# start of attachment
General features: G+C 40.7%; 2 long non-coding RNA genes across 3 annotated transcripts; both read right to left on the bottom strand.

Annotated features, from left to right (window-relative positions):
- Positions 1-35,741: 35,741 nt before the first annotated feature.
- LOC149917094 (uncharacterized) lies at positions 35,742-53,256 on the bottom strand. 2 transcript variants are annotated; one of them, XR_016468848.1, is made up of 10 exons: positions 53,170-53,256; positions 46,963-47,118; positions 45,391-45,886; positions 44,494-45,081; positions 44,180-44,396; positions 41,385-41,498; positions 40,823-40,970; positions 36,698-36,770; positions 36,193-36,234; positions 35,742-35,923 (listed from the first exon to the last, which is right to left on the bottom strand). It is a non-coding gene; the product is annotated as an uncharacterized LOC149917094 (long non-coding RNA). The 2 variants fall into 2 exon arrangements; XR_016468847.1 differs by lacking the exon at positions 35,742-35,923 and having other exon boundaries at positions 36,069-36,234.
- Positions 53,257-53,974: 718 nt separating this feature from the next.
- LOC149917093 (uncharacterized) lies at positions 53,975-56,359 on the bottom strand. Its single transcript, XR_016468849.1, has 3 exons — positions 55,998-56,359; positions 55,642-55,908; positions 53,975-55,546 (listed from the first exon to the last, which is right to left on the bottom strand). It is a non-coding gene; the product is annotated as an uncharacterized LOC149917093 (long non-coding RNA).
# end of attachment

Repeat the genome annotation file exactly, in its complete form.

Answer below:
General features: G+C 40.7%; 2 long non-coding RNA genes across 3 annotated transcripts; both read right to left on the bottom strand.

Annotated features, from left to right (window-relative positions):
- Positions 1-35,741: 35,741 nt before the first annotated feature.
- LOC149917094 (uncharacterized) lies at positions 35,742-53,256 on the bottom strand. 2 transcript variants are annotated; one of them, XR_016468848.1, is made up of 10 exons: positions 53,170-53,256; positions 46,963-47,118; positions 45,391-45,886; positions 44,494-45,081; positions 44,180-44,396; positions 41,385-41,498; positions 40,823-40,970; positions 36,698-36,770; positions 36,193-36,234; positions 35,742-35,923 (listed from the first exon to the last, which is right to left on the bottom strand). It is a non-coding gene; the product is annotated as an uncharacterized LOC149917094 (long non-coding RNA). The 2 variants fall into 2 exon arrangements; XR_016468847.1 differs by lacking the exon at positions 35,742-35,923 and having other exon boundaries at positions 36,069-36,234.
- Positions 53,257-53,974: 718 nt separating this feature from the next.
- LOC149917093 (uncharacterized) lies at positions 53,975-56,359 on the bottom strand. Its single transcript, XR_016468849.1, has 3 exons — positions 55,998-56,359; positions 55,642-55,908; positions 53,975-55,546 (listed from the first exon to the last, which is right to left on the bottom strand). It is a non-coding gene; the product is annotated as an uncharacterized LOC149917093 (long non-coding RNA).